17.37 | Nature Notes (Sep 10-16)

Highlights of the Week

Blood Milkwort (Polygala sanguinea), Narrow-leaved Gentian (Gentiana linearis), White Goldenrod (Solidago bicolor), Flax-leaved Stiff-aster, and Tall White-aster (Doellingeria umbellatus) flowering.

I spent a day out at sea on a fishing boat. Thick fog made spotting birds nearly impossible (I was able to identify just a handful of Wilson's Storm-Petrels, a few Northern Gannets, and small numbers of Herring and Great Black-backed Gulls), so I turned my efforts to catching fish for my freezer. I took home over ten pounds of Pollock fillets.

I saw a very rare and extremely long-tailed Fork-tailed Flycatcher (Lifer!) discovered by another birder at Gilsland Farm in Falmouth.

Wild Edible of the Week

I gathered fruits of Black Elderberry, some of which Jenny processed into a nutritious wild fruit jello.

Nature Challenge of the Week (for you, the reader)

Sit under an Oak (Quercus sp.) tree (with a hat on) and observe for 20+ minutes.


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My work as a naturalist is supported by readers like you. To pledge a monthly contribution of $1 or more, please visit Patreon. Thank you!

Shorebirds: Stilt Sandpiper

Photo of Stilt Sandpiper (Sept)

Stilt Sandpipers are uncommon, mid-sized shorebirds who nest in the tundra of northern Canada and Alaska. In New England, they're most often observed in July, August, and September, as they stop over to forage in shallow, standing water at both coastal and inland sites.

Stilt Sandpipers often feed by probing their bills into mud in sewing-machine-like fashion, much like dowitchers, or picking food off the surface like Lesser Yellowlegs. But whereas dowitchers have long, straight bills, and Lesser Yellowlegs have short, straight bills, Stilt Sandpipers have medium-length bills with an obvious droop, much like Dunlin.

To learn more about these waders with yellow-green legs, visit All About Birds. To view the following images in full-size, click here.

17.36 | Nature Notes (Sep 3-9)

Photo of Rainbow over Stage Island
Rainbow over Stage Island | Biddeford, ME | 9 Sep 2017

Highlights of the Week

Throughout the week, I observed 19 species of shorebirds including 1 Buff-breasted Sandpiper (FOY), 1 Dunlin, 2 Western Sandpipers, 6 Stilt Sandpipers, and 33 Red Knots.

I observed the following ducks at the Sanford Lagoons: Wood Duck, Blue-winged Teal, Northern Shoveler, Mallard, American Black Duck, Northern Pintail, Green-winged Teal, and Hooded Merganser.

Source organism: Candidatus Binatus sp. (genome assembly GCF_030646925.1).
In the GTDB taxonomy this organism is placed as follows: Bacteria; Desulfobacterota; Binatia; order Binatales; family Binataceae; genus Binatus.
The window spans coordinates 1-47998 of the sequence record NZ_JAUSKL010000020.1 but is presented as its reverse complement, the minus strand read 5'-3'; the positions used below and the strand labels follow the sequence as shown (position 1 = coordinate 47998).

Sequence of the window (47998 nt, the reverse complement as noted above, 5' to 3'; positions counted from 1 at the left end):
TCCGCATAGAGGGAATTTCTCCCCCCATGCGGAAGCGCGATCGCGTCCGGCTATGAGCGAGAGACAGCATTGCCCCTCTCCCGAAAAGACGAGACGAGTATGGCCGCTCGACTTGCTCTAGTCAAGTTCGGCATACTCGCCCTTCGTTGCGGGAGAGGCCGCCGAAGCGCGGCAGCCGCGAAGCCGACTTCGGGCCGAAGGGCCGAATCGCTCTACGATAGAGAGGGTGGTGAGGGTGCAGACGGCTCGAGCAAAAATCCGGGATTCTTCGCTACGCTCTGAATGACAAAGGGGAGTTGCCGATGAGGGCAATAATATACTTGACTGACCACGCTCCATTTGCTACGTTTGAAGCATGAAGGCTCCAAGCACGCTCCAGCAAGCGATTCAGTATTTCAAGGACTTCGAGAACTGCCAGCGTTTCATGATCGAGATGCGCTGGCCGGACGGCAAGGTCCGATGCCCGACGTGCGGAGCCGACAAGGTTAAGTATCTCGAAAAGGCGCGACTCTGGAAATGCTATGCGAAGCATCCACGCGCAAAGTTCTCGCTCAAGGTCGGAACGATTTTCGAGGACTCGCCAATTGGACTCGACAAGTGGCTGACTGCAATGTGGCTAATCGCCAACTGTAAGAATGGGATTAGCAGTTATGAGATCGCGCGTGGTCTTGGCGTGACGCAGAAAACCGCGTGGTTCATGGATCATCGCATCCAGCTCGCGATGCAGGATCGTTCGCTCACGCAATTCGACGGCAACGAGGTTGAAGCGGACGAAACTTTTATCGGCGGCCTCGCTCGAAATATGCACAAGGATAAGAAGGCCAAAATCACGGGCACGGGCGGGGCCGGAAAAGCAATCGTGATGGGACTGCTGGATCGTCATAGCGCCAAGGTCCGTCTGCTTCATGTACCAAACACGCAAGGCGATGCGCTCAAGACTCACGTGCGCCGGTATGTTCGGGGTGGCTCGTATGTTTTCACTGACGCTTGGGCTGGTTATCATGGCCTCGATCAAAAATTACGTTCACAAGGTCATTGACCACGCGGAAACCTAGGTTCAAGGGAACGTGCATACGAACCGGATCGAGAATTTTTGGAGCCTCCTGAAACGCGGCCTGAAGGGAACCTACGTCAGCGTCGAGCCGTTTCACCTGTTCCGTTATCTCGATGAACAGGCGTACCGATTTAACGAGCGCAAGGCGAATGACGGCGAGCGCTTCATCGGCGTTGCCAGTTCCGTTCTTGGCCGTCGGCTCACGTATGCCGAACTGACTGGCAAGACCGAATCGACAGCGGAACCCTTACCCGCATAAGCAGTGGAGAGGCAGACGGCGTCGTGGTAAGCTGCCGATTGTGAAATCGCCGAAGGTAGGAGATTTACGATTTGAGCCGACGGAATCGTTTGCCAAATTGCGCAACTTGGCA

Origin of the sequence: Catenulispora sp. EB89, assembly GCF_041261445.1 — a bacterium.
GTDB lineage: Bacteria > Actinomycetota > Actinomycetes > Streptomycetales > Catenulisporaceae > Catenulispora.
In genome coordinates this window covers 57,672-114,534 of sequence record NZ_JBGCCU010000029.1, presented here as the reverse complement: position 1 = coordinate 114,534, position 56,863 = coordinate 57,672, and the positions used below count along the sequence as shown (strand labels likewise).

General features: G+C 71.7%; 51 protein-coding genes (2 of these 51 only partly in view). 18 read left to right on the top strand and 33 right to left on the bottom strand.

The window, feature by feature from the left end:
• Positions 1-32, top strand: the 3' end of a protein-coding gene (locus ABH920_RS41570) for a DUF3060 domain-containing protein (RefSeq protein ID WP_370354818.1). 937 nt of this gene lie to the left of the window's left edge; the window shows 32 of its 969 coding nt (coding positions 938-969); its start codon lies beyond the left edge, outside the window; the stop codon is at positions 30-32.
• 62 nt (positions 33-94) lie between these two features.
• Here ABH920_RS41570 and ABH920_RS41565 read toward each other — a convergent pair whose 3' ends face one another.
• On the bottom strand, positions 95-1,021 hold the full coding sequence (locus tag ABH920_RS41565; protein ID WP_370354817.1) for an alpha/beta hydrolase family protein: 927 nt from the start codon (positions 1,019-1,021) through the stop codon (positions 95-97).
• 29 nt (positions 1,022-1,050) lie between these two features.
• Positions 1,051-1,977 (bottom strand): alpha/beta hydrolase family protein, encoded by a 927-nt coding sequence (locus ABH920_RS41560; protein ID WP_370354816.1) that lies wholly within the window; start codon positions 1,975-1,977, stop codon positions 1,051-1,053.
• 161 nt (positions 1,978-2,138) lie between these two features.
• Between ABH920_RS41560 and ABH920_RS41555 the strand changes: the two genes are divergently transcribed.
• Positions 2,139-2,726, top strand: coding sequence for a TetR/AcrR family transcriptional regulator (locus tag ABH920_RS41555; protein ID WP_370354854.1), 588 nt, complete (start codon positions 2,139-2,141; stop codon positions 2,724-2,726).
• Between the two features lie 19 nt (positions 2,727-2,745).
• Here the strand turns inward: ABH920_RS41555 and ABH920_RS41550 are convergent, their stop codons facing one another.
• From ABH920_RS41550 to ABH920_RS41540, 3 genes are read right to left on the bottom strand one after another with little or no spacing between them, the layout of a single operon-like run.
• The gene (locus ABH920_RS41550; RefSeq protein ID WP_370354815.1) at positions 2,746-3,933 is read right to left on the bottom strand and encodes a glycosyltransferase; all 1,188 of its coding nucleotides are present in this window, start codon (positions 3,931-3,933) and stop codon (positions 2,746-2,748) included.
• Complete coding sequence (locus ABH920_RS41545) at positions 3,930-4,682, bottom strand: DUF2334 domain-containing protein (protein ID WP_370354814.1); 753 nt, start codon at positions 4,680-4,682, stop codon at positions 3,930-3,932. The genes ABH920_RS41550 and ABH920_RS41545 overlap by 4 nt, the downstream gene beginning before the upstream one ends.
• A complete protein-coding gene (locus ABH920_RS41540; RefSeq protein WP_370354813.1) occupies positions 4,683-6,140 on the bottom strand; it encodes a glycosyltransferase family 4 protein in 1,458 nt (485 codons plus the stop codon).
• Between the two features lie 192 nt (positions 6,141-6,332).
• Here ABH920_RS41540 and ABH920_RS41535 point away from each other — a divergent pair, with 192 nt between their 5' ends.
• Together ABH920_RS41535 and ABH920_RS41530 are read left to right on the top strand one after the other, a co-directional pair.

Much needed rain fueled a flush of Fly Agaric mushrooms under Eastern White Pines near my home.

Wild Edible of the Week

I sampled ripe and not-quite-ripe fruits from several feral Apple trees.

Nature Challenge of the Week (for you, the reader)

Embark on a 30-minute (or longer) mushroom mission in a wooded location. How many different kinds can you find?


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My work as a naturalist is supported by readers like you. To pledge a monthly contribution of $1 or more, please visit Patreon. Thank you!

Patreon Update #3

Photo of Chicory

Dear Readers,

I'm honored that you make space in your day to read my blog. I'm also grateful to everyone who has supported me by responding to my writings with friendly comments, personal stories, quiz guesses, nature questions, and mystery photos -- keep them coming! My hope is that in paying attention to my work, you'll be inspired to get outside and discover the mysteries right outside your door.

If you've benefited from my sharing my words and photographs, or if you've enjoyed attending my walks and workshops, you might like to know that there is another way to offer your support. By contributing $1 or more per month on Patreon, you can help to ensure that I can continue to do my work of connecting people with the natural world. Sixteen awesome people have stepped up to become patrons so far, and today I ask:

Would you kindly consider joining my community of supporters by becoming a patron?

In addition to exclusive access to 15 (and counting) bonus nature quizzes, patrons are also eligible to receive handmade photo cards as a thank you. You can learn more about Patreon and see all of the available rewards by visiting my Patreon page.

Wildly,
Josh